There are lots of arguments about whether it makes a difference whether your workplace is diverse enough. If it doesn’t affect their ability to do the job, does it matter what race, religion or sexuality your employees are? There is however the argument that people like to see a reflection of themselves in a company.
Our panel of diversity and inclusion experts share their thoughts on what they think are the benefits of a diverse workplace
There are numerous benefits to having a diverse workforce, many of which can be supported with findings from multiple research studies. My top 3 benefits are: Improved Financial Performance – The McKinsey Consultancy reported that ethnic and gender diverse companies were 30% and 15% more likely to perform better respectively. Reflecting Customers – Reflecting the diversity of customers and users allows organisations to understand and meet their needs more effectively. It’s the Right Thing to do – Whether that’s ethically, morally, or corporate social responsibility, having a diverse workforce is the right thing to do.
Natasha Broomfield-Reid, Head of Development at Equal Approach.
I have a marketing background with Sony and Nokia, and know that if you don’t have a diverse team, you end up getting the same ideas that may not appeal to the varied audience you’re marketing to. As I always say ‘from understanding comes growth’ and believe there’s great ROI with a diverse workplace.
Caroline Stokes, Executive Headhunter & Coach. Founder of FORWARD.
Having a diverse workforce can benefit organisations in several ways from improved morale, knowledge sharing, forming a rounded team and bringing various set of soft skills to the table.
Diversity can also include people’s personal background, culture, educational levels, values, ethnicity as well as gender as sexual orientation. It’s important to have a balanced point of view represented.
Nicola Crawford, CFIRM, Chair of the Institute of Risk Management.
One of the key benefits of creating a diverse workforce is the diversity of thought which leads to innovation, representative viewpoints of a wider range of audiences and/or service users and ultimately drives competition. You’ll only stay ahead and become market and thought leaders if you are ahead of the trends and can make predictions, this becomes a much easier task if your workforce is reflective of all in society and the audiences that it serves.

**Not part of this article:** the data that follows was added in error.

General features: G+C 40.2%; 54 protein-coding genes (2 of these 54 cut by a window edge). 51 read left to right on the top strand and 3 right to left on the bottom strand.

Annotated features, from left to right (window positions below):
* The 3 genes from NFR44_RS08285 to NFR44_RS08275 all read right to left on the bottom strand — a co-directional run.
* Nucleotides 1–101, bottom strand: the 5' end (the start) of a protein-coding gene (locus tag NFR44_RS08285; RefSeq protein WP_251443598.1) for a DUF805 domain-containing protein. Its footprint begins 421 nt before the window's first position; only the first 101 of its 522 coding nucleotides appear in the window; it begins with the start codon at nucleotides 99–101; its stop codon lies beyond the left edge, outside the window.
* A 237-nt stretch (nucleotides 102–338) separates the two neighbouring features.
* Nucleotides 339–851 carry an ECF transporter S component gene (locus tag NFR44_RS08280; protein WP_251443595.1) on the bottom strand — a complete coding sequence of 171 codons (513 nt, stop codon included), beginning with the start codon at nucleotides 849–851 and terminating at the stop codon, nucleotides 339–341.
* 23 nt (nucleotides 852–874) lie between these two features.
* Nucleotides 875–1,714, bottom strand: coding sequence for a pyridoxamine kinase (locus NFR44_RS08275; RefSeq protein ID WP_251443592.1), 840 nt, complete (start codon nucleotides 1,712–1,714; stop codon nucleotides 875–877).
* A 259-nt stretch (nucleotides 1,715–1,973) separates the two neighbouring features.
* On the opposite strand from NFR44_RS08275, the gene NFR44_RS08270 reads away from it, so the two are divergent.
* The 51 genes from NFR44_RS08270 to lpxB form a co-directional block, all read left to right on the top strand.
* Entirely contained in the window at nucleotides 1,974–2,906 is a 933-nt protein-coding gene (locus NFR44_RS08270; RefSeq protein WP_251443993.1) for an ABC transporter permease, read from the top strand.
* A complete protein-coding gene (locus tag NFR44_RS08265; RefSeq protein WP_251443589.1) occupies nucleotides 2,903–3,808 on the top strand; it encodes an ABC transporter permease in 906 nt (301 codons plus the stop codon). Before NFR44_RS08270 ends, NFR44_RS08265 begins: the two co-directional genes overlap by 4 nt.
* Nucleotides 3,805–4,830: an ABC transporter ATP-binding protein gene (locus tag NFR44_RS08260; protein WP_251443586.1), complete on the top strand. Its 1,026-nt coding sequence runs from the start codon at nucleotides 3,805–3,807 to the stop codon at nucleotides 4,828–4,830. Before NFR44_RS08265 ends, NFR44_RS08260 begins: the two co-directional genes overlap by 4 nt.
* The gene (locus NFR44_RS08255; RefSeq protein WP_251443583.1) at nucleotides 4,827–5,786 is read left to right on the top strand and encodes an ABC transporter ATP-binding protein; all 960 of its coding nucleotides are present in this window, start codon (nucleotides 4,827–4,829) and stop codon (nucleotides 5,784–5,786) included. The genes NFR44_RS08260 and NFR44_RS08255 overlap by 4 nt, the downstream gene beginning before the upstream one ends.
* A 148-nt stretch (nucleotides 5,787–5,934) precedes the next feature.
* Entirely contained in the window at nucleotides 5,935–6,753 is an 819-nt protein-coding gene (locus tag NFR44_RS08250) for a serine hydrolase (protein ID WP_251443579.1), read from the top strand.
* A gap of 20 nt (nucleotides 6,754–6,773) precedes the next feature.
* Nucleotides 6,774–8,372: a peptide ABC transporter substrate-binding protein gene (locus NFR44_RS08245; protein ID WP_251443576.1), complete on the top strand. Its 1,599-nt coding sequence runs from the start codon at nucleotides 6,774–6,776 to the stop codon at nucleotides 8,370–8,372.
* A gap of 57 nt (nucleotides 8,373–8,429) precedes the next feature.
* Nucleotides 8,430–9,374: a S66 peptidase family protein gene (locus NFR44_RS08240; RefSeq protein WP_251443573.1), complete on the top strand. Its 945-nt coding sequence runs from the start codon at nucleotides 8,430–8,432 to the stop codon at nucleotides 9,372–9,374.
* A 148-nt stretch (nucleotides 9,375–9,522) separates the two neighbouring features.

Joanna Abeyie, Managing Director, Hyden, SThree.
Other than the obvious, that having a diverse workplace is fundamentally the right thing to do, the business benefits are clear. A diverse workforce brings with it insight into other socio-economic groups, cultural sensitivities and values that gives companies a competitive advantage.
The numbers speak for themselves. According to the Centre for Talent and Innovation, organisations rated highly for diversity and inclusion have 57% better collaboration, 19% greater staff retention, 40% improvement on market share and 70% success in new markets. Companies would be foolish not to recognise the business benefits of diversity.
Suki Sandhu, CEO and founder of Audeliss.
Research by firms such as Deloitte, McKinsey and PwC show that companies that are both diverse and inclusive have a positive impact on business delivery – such as the bottom line, employee engagement, productivity, motivation and retention.
Companies should ensure they are attracting and retaining the best talent into their companies regardless of background. As we continue to see an ageing population there will be as many as five generations in the workplace and the increased global nature of our work means that talent will come from all corners of the world. If companies do not realise that talent comes in many different shapes and sizes they will be left behind by their competitors – a diverse world requires diverse thinking. Diverse thinking naturally comes from diverse groups of people.
Charlotte Sweeney, Managing Director of Charlotte Sweeney Associates Ltd.
Diverse groups are likelier to challenge ideas, introduce fresh perspectives, and consider more possibilities, which makes them better critical thinkers, problem solvers, and innovators. But watch out for diversity without inclusion. I’ve seen many well-intentioned programs go south when the stakeholders skip straight to diversity, without first considering whether talent of diverse backgrounds and experiences will be able to succeed at their company. How are your meetings run, whose ideas are considered, and ultimately, who’s getting ahead in your org? Answer these questions with candor, and be willing to do the work to cultivate a culture that sets all employees, equally, up for success.
Sarah Nahm, CEO, Lever.